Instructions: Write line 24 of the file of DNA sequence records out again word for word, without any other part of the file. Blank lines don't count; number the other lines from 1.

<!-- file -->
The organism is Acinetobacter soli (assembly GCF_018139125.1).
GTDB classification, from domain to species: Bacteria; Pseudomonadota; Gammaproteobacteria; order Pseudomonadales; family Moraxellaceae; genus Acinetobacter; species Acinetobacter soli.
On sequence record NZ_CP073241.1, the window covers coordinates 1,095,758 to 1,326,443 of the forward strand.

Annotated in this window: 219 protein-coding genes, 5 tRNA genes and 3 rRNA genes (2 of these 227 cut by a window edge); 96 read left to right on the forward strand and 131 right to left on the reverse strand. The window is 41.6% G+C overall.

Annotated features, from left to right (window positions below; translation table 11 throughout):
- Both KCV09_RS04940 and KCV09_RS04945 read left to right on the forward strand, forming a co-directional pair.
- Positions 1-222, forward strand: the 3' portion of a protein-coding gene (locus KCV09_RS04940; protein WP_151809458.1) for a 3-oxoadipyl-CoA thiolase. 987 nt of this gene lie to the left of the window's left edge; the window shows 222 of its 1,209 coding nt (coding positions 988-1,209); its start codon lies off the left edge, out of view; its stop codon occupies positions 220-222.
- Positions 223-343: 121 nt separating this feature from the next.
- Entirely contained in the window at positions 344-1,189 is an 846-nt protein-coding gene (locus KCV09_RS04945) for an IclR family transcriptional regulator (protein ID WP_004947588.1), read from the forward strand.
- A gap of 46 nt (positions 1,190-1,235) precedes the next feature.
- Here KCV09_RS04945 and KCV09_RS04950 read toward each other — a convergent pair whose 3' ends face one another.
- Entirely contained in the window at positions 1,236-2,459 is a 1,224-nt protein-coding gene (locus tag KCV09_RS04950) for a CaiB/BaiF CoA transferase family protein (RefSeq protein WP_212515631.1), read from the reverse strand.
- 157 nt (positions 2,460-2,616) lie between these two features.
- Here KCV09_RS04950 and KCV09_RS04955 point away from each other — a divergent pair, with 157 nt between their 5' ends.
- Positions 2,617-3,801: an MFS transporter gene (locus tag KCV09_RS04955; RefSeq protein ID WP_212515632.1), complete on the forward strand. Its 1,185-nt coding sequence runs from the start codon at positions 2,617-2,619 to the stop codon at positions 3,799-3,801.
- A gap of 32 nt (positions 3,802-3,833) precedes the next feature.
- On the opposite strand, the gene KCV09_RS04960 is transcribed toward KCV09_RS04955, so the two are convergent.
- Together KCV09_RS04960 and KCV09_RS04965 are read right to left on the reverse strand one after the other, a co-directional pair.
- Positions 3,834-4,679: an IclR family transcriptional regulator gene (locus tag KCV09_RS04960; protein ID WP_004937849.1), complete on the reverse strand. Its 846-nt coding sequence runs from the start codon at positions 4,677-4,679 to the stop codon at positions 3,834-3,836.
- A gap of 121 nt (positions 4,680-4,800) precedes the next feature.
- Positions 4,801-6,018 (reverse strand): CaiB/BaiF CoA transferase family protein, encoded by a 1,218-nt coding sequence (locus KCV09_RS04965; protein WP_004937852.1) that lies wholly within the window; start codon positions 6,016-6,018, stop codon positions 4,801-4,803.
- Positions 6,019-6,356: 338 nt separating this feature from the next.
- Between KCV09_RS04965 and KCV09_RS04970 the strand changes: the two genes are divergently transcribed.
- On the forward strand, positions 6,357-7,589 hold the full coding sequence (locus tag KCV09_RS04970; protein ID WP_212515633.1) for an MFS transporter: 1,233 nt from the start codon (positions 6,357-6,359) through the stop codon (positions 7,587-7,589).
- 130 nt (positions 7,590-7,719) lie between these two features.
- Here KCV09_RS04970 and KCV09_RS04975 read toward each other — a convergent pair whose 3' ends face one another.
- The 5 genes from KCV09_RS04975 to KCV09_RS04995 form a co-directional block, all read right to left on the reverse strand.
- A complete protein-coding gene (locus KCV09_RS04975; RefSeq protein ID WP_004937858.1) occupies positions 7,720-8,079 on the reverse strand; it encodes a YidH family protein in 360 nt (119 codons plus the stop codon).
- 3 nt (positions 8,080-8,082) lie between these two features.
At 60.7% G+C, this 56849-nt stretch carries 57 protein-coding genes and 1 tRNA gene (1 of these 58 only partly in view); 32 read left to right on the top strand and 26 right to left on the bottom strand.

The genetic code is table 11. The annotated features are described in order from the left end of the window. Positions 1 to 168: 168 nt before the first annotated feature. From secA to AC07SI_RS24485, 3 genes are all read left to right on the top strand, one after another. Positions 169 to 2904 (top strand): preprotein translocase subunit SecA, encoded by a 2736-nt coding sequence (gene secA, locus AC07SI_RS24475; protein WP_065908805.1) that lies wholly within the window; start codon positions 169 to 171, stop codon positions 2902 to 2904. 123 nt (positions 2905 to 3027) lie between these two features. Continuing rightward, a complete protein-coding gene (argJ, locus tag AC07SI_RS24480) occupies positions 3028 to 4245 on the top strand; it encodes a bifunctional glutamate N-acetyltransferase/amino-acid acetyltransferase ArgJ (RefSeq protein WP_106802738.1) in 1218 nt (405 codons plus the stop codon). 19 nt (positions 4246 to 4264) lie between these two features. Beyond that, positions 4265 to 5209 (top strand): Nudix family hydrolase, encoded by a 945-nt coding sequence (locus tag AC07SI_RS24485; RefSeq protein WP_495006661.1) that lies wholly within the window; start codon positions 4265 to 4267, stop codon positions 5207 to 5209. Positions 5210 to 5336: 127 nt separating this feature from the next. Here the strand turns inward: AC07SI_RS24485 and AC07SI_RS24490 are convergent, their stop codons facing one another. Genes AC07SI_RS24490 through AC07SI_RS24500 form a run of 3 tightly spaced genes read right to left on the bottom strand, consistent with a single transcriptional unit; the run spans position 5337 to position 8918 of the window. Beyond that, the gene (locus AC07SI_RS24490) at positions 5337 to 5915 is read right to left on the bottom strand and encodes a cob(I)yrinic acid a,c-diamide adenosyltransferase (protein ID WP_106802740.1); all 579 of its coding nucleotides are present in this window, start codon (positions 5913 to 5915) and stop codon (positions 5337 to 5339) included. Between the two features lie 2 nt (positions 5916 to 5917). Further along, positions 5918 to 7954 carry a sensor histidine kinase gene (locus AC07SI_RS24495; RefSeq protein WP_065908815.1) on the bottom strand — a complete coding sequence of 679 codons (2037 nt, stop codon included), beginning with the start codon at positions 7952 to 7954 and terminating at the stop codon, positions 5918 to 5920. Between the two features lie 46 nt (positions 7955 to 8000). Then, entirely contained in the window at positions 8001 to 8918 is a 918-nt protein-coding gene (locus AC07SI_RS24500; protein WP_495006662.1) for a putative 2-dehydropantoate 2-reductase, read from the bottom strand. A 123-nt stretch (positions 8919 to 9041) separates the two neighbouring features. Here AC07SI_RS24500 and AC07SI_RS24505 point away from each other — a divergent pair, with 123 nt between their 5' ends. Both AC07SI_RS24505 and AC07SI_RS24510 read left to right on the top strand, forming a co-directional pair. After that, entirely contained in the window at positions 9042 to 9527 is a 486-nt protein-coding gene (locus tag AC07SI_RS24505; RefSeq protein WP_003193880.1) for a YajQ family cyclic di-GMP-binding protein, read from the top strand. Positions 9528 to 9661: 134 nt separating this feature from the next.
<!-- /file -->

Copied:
- On the forward strand, positions 6,357-7,589 hold the full coding sequence (locus tag KCV09_RS04970; protein ID WP_212515633.1) for an MFS transporter: 1,233 nt from the start codon (positions 6,357-6,359) through the stop codon (positions 7,587-7,589).